Davos Forum: Scholz lashes out at Putin’s imperialist impulses: “He will not win the war” | International | The USA Print

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The German chancellor, Olaf Scholz, has had harsh words against the war waged by Russia against Ukraine during his speech before the World Economic Forum (WEF, in its acronym in English), held in Davos (Switzerland). There he has also called for global cooperation to overcome current challenges, such as climate change, hunger and dependence on fossil fuels.

Scholz has accused Russian President Vladimir Putin of wanting to “return to a world order in which the strongest dictate what is right, in which freedom, sovereignty and self-determination are not”. The German chancellor has described Putin’s aggression as “imperialism” with which he is “trying to take us back to a time when war was a common political means, in which our continent and the world lacked a peaceful order stable”. “If some want to return us to the past of nationalism, imperialism and war, our answer is that they are not with us,” he concluded.

“Our goal is clear: Putin must not win his war,” Scholz said. “And I am convinced that he will not win it. He has already failed to achieve all of his strategic goals.” In his opinion, Putin underestimated not only the resistance capacity of Ukraine, but also the international cooperation of the G-7, NATO and the European Union. “Together, we have decided on sanctions as harsh and extensive as have ever been imposed on a country of such size”, the foreign minister stressed.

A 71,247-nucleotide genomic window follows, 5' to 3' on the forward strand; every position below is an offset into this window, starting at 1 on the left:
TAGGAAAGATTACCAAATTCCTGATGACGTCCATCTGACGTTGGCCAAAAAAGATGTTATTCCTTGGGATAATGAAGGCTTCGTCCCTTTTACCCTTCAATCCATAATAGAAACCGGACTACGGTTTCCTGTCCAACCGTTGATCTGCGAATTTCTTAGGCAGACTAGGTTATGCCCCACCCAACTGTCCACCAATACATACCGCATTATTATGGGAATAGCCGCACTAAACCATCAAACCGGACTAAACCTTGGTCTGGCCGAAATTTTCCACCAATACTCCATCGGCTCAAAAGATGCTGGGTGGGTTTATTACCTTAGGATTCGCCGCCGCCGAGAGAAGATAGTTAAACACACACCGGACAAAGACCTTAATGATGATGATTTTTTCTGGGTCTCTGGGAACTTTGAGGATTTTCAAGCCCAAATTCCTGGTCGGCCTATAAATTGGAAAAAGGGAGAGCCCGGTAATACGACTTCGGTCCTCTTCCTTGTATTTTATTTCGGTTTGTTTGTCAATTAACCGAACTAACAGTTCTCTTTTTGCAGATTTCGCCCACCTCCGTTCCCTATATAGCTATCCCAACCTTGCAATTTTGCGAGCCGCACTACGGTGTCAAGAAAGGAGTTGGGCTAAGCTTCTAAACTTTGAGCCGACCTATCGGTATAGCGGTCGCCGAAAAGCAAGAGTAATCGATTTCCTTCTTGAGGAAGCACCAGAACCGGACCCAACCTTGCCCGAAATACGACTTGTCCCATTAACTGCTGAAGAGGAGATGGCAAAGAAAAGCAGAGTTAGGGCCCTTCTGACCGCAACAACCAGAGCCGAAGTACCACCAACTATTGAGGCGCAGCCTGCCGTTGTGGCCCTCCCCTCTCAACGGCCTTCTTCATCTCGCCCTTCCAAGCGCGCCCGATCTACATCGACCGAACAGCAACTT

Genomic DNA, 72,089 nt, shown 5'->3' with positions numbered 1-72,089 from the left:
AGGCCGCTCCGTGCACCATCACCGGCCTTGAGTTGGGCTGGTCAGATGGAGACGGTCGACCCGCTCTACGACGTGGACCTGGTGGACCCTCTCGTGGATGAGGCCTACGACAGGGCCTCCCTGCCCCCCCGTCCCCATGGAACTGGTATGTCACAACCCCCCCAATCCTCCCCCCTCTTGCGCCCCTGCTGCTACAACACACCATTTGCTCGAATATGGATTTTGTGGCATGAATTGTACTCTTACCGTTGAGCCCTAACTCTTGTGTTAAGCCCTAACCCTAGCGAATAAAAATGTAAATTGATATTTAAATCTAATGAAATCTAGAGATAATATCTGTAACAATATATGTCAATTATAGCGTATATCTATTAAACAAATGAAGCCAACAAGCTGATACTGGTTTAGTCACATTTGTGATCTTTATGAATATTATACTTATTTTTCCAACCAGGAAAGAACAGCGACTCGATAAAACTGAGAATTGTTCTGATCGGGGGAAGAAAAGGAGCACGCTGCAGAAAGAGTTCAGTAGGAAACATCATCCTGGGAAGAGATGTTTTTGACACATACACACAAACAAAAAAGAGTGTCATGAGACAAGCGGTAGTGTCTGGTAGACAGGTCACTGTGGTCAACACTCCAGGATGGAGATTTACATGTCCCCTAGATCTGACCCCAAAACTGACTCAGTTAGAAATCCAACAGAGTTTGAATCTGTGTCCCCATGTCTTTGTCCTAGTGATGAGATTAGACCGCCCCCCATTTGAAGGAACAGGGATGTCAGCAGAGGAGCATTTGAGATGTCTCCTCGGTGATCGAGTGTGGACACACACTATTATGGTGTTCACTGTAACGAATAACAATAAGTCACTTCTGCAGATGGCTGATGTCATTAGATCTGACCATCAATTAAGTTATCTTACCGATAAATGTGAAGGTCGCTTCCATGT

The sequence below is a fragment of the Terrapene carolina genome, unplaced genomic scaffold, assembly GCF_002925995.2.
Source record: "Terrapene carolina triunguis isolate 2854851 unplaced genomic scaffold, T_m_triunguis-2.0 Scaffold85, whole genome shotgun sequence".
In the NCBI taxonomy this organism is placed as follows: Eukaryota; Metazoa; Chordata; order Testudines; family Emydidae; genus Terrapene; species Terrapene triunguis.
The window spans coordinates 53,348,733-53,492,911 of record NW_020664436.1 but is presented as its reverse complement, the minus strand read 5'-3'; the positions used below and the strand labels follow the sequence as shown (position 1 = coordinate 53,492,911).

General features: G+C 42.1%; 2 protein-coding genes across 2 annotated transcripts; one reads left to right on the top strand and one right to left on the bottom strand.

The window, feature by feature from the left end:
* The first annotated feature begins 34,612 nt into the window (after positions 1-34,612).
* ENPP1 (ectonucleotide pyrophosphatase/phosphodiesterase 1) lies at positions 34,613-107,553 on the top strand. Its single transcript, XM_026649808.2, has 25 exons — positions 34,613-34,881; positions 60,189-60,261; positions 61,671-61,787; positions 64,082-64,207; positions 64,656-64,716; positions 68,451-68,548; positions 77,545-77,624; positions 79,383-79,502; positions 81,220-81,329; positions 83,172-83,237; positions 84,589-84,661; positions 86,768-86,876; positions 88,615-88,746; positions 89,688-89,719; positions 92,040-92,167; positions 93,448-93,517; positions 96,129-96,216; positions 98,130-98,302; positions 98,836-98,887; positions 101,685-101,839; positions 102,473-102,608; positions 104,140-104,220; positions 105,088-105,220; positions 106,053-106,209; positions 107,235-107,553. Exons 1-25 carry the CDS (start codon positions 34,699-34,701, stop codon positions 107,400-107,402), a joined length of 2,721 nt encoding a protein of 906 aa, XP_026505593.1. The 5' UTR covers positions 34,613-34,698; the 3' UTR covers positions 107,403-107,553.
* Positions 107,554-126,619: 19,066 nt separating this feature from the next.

“There will be no Russian dictatorial peace,” Scholz insisted. “Ukraine will not accept that and neither will we.” The president has promised that Germany will continue to supply weapons to Ukraine – “you can trust Germany”, he assured – so that the conflict ends as soon as possible, but he will not do anything that forces NATO to enter the war.

The Social Democratic politician has ratified the commitment to reduce energy dependence on Russia, first by ending coal imports in the fall and oil imports by the end of the year. Germany says it is continuing to work to end gas imports from alternative sources and to build new infrastructure as quickly as possible. All this will force his country, Scholz reiterated, to “carry out a reindustrialization process” with the support of companies and workers to commit to electricity from renewable sources as a source of energy for the country’s industry. With this, the leading European power hopes to achieve climate neutrality by 2045.

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The chancellor has rejected the analysis —which has had a great echo these days in Davos— of those who believe that the world is moving towards deglobalization. On the contrary, Scholz defended globalization for the benefits it has provided to consumers and for having lifted billions of people out of poverty: “What is needed in the future is a sustainable and resilient globalization that takes into account the climate change”. The globalization of the last three decades is coming to an end, but renationalization is not an alternative, he pointed out.

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